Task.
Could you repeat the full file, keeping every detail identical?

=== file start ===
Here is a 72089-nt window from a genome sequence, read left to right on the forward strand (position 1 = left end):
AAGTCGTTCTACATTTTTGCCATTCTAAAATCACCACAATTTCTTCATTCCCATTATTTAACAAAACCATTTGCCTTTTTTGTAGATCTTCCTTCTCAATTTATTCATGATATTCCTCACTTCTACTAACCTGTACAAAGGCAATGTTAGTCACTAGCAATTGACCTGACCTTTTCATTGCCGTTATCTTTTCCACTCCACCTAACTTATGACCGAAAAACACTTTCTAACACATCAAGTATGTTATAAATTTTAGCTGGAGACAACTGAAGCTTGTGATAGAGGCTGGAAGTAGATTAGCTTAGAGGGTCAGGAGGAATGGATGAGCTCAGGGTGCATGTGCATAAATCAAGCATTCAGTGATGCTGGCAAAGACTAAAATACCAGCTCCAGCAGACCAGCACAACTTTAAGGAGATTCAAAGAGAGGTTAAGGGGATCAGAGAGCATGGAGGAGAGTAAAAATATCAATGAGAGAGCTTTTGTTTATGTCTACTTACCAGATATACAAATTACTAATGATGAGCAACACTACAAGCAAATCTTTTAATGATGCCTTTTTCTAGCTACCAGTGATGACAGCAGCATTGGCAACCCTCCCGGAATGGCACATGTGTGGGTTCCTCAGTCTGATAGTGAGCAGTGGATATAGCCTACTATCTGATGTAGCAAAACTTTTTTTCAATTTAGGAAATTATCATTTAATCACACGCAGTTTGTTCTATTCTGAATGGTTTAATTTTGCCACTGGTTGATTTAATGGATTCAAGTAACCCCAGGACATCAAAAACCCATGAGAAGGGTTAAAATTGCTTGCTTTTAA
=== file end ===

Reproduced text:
Here is a 72089-nt window from a genome sequence, read left to right on the forward strand (position 1 = left end):
AAGTCGTTCTACATTTTTGCCATTCTAAAATCACCACAATTTCTTCATTCCCATTATTTAACAAAACCATTTGCCTTTTTTGTAGATCTTCCTTCTCAATTTATTCATGATATTCCTCACTTCTACTAACCTGTACAAAGGCAATGTTAGTCACTAGCAATTGACCTGACCTTTTCATTGCCGTTATCTTTTCCACTCCACCTAACTTATGACCGAAAAACACTTTCTAACACATCAAGTATGTTATAAATTTTAGCTGGAGACAACTGAAGCTTGTGATAGAGGCTGGAAGTAGATTAGCTTAGAGGGTCAGGAGGAATGGATGAGCTCAGGGTGCATGTGCATAAATCAAGCATTCAGTGATGCTGGCAAAGACTAAAATACCAGCTCCAGCAGACCAGCACAACTTTAAGGAGATTCAAAGAGAGGTTAAGGGGATCAGAGAGCATGGAGGAGAGTAAAAATATCAATGAGAGAGCTTTTGTTTATGTCTACTTACCAGATATACAAATTACTAATGATGAGCAACACTACAAGCAAATCTTTTAATGATGCCTTTTTCTAGCTACCAGTGATGACAGCAGCATTGGCAACCCTCCCGGAATGGCACATGTGTGGGTTCCTCAGTCTGATAGTGAGCAGTGGATATAGCCTACTATCTGATGTAGCAAAACTTTTTTTCAATTTAGGAAATTATCATTTAATCACACGCAGTTTGTTCTATTCTGAATGGTTTAATTTTGCCACTGGTTGATTTAATGGATTCAAGTAACCCCAGGACATCAAAAACCCATGAGAAGGGTTAAAATTGCTTGCTTTTAA